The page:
Michelle Mittler has never been a fan of the sidelines, whether it’s in her job as a Congressional staffer and part-time graduate student or her role as a LGBT rights activist.
‘I first got involved for simply not wanting to feel alone. From there, it felt like a snowball effect of increasingly responsible roles,’ she said. ‘The older I got, the more I felt like I didn’t want to stand on the sidelines of history.’
The Queens, N.Y., native started working for Rep. Paul Tonko (D-N.Y.) this summer as an executive assistant and scheduler while starting a master’s degree program at George Washington University. But her history with activism dates back to her sophomore year of high school.
‘I ran the largest [gay-straight alliance] in the area, so I was going to other schools and telling them what I did,’ the 22-year-old said. ‘We had a room full of 80 kids fighting just to get a seat. I was also interning at the LGBT center in Manhattan, so I took a lot of things I learned there and brought it back to them. And they loved it.’
Her passion for lesbian and gay rights carried into her collegiate days at the State University of New York at Albany, where she majored in political science ‘like everyone else on Hill,’ she joked.
Mittler interned for the Human Rights Campaign, an organization that lobbies for equal-rights legislation. During her stint with the HRC, Mittler logged hate crimes into its database and contributed work on the Matthew Shepard Act. [IMGCAP(1)]
In January, she started working for the New York Senate as an assistant to Sen. Tom Duane (D). The position not only honed her ability to perform administrative and scheduling duties, but it also fostered an admiration for her boss, the only openly gay Senator in the state.
‘I’ve always loved working on LGBT legislation because it directly affects me, but working with the HRC and Tom Duane really cemented that,’ Mittler said.
Although Mittler had already made a commitment to attend graduate school in D.C., she knew she wanted to continue playing in the political arena and began hunting for Hill jobs.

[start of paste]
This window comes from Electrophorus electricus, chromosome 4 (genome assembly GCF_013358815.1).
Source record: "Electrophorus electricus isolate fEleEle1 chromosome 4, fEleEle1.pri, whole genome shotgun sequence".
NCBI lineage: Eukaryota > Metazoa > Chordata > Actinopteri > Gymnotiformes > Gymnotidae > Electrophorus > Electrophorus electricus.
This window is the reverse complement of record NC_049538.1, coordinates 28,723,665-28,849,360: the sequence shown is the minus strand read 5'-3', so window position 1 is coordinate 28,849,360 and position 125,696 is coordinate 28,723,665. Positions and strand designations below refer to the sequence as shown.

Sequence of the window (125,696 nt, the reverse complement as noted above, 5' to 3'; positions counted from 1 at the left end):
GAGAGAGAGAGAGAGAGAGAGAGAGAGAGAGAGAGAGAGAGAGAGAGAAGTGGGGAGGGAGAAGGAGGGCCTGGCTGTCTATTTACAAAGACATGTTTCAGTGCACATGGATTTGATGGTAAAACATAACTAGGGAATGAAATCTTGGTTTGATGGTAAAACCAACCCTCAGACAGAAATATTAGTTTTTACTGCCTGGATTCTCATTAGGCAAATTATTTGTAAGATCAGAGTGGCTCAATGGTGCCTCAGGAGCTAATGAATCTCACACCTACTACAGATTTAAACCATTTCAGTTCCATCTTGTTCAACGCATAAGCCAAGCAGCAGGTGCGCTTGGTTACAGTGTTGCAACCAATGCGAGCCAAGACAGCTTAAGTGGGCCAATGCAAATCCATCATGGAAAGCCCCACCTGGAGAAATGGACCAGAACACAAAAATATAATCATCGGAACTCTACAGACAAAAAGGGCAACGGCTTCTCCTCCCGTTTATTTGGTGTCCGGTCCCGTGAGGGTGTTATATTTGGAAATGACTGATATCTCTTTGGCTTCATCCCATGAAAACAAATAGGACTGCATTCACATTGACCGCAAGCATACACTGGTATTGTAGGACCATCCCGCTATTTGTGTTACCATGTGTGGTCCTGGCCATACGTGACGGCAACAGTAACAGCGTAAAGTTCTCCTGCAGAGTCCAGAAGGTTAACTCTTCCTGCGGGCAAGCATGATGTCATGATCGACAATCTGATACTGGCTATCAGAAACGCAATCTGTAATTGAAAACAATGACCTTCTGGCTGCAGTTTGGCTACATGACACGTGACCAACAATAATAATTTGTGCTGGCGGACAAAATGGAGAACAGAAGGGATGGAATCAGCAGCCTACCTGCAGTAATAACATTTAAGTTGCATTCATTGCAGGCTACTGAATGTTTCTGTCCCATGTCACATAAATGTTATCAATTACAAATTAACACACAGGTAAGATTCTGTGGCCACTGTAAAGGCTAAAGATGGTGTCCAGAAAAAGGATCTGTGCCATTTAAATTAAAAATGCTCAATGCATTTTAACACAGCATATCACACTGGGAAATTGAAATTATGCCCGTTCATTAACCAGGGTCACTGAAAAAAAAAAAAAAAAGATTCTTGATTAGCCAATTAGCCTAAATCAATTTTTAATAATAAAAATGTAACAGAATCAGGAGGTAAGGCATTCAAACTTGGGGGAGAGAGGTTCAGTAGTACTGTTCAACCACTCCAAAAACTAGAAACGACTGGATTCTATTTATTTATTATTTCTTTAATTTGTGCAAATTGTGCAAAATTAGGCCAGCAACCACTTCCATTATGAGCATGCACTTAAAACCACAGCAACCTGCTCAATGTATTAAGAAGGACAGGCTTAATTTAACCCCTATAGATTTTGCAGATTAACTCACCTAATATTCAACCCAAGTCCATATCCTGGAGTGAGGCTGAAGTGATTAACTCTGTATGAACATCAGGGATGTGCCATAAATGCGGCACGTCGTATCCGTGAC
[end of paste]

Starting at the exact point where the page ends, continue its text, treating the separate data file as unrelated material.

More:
She was like many other job-seekers, ‘waking up at 9 a.m. and applying for every job I possibly could until I passed out,’ Mittler said with a laugh. ‘But when I saw this one, I got that application out in 20 minutes because I wanted it so bad.’
Her precision paid off: Two weeks after moving to Washington, Mittler scored the job with Tonko. Since starting in June, she has taken on a slew of responsibilities ranging from schedules to legislation, although she does not work on gay and lesbian rights issues for the lawmaker.
In addition to adjusting to a new job, the staffer has also had to adapt to a new city, which can be difficult for someone who was born and raised in the Big Apple, which she said ‘ only half-jokingly ‘ is the best city in the world.
‘I’ve noticed that in New York, when you meet people they always ask, ‘Where are you from?” Mittler said. ‘But here, it’s always, ‘Where do you work?’ D.C. is all about the networking, but I’m adjusting.’
Mittler thrives when she stays busy. She has been taking night classes for a master’s degree in legislative affairs. And although waking up early on the weekends and studying on the train might seem exhausting, it could have been worse.
‘Originally, I thought I was going to be Superwoman and take three classes and still make myself dinner every night,’ she said. ‘But my friend told me I was crazy and that I should only take two classes, so I did.’
In the future, Mittler sees herself becoming a lobbyist for lesbian, gay, bisexual and transgender rights, or even a professor on civil rights and politics. And while her heart may be in New York and her life may be in D.C., her mind is on activism.
‘It’s always been a huge part of my life. It’s the first piece of news I want to read, I can explain it to anyone, and my eyes light up when I talk about it,’ she said. ‘The fight isn’t going away anytime soon, and I plan to be a part of it.’
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